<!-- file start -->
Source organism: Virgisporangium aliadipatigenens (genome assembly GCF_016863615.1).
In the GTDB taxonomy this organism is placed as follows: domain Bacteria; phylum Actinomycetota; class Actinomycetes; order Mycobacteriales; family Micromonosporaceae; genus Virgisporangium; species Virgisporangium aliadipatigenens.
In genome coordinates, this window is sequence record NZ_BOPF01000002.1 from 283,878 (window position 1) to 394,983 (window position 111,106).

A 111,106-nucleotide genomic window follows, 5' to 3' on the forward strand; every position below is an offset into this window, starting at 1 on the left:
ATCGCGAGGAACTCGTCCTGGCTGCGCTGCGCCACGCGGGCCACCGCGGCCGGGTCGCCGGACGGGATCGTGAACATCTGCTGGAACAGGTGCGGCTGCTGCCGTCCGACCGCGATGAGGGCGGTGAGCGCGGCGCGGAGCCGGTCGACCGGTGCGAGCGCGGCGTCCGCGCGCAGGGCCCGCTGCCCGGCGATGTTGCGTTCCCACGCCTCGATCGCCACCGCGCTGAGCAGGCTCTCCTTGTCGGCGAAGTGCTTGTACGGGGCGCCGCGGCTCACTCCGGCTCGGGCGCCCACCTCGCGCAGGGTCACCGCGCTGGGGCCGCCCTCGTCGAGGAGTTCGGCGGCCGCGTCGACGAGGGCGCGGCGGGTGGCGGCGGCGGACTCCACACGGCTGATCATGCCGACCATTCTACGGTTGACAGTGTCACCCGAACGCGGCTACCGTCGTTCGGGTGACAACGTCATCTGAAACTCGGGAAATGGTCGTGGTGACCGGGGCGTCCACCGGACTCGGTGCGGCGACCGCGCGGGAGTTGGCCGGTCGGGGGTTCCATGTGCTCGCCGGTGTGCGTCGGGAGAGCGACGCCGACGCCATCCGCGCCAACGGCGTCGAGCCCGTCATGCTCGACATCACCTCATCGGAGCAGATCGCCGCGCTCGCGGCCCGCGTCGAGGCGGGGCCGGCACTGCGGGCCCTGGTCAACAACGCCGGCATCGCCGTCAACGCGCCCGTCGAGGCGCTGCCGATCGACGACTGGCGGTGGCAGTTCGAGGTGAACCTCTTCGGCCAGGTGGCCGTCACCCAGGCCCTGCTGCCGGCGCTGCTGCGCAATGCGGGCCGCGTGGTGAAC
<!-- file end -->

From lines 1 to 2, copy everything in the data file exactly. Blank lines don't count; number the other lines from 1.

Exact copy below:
Source organism: Virgisporangium aliadipatigenens (genome assembly GCF_016863615.1).
In the GTDB taxonomy this organism is placed as follows: domain Bacteria; phylum Actinomycetota; class Actinomycetes; order Mycobacteriales; family Micromonosporaceae; genus Virgisporangium; species Virgisporangium aliadipatigenens.